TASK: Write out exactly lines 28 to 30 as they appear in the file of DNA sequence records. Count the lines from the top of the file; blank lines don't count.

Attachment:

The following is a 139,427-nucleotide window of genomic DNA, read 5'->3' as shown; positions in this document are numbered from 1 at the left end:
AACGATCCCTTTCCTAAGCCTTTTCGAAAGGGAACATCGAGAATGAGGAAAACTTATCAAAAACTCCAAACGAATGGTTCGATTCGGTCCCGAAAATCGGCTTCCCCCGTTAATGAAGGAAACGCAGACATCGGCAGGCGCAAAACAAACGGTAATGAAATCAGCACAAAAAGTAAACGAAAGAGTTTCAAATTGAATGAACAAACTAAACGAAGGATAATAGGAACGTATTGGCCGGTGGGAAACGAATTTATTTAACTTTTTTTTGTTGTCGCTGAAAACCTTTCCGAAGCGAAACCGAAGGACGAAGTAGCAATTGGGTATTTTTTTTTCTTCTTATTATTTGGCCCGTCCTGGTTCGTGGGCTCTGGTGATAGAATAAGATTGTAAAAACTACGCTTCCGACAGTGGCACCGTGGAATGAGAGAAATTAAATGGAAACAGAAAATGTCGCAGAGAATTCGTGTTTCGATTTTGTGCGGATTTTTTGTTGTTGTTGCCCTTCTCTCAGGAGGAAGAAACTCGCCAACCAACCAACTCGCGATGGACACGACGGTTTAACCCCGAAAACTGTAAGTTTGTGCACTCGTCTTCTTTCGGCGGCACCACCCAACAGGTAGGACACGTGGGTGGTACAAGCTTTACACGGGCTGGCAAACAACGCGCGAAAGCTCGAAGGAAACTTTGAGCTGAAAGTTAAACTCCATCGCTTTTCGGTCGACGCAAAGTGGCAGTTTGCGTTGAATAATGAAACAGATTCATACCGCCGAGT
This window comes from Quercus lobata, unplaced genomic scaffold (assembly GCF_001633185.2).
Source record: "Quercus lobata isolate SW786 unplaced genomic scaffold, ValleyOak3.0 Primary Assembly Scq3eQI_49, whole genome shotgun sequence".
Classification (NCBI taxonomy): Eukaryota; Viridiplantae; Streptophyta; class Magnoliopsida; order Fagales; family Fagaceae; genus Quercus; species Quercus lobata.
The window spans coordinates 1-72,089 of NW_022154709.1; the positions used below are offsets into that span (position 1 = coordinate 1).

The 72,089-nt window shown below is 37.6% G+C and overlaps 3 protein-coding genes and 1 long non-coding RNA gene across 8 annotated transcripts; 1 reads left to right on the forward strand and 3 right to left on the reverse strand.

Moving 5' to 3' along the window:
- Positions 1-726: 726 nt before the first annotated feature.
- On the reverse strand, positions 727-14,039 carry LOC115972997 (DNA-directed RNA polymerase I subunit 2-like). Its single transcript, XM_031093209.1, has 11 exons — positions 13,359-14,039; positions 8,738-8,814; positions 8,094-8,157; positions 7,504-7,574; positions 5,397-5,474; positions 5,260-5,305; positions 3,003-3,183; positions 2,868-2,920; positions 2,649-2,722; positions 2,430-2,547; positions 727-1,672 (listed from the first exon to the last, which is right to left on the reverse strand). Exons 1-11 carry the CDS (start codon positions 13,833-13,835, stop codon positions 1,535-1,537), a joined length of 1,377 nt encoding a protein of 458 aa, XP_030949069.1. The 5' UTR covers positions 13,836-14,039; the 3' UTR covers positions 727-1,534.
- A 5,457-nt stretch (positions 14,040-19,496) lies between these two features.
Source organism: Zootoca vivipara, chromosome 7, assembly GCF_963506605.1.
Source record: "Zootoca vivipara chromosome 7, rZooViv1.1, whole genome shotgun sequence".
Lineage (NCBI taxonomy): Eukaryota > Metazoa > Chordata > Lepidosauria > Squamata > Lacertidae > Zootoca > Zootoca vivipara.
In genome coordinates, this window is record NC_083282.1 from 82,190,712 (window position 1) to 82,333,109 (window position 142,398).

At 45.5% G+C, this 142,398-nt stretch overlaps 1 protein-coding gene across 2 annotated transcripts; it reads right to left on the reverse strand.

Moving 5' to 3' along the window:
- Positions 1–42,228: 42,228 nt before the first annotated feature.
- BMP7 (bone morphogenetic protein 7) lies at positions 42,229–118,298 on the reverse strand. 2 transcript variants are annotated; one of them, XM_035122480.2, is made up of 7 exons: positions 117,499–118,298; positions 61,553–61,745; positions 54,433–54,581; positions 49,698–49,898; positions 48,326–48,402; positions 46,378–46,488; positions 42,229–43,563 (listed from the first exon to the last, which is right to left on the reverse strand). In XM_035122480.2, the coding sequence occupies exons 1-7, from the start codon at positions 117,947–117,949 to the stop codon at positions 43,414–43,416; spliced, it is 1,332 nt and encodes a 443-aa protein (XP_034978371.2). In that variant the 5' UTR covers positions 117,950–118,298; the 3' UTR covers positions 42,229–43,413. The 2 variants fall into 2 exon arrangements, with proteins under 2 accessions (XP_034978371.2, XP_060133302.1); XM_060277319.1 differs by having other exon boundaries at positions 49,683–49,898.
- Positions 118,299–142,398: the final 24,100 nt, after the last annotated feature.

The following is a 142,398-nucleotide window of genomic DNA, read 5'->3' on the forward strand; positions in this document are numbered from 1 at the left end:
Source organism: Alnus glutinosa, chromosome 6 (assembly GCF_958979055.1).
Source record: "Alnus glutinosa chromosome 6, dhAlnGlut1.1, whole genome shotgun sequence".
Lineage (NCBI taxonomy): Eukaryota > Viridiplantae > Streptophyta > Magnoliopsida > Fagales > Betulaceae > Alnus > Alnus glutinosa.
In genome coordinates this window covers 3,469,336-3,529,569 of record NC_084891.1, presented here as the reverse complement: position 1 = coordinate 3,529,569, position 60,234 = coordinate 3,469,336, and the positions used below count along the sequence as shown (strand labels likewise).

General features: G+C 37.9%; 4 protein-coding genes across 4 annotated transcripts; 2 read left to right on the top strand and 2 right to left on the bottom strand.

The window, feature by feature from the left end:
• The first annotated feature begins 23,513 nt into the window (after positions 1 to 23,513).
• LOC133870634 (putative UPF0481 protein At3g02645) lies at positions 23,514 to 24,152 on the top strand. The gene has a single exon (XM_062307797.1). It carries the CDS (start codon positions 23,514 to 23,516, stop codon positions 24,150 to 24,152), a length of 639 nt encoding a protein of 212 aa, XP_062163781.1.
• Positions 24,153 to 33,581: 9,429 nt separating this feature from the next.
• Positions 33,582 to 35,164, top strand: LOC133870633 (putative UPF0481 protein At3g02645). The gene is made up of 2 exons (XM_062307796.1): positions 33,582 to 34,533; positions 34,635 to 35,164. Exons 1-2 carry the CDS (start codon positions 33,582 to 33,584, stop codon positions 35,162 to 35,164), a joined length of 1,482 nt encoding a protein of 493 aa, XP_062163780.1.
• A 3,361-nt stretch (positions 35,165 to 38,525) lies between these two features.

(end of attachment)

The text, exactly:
• The first annotated feature begins 23,513 nt into the window (after positions 1 to 23,513).
• LOC133870634 (putative UPF0481 protein At3g02645) lies at positions 23,514 to 24,152 on the top strand. The gene has a single exon (XM_062307797.1). It carries the CDS (start codon positions 23,514 to 23,516, stop codon positions 24,150 to 24,152), a length of 639 nt encoding a protein of 212 aa, XP_062163781.1.
• Positions 24,153 to 33,581: 9,429 nt separating this feature from the next.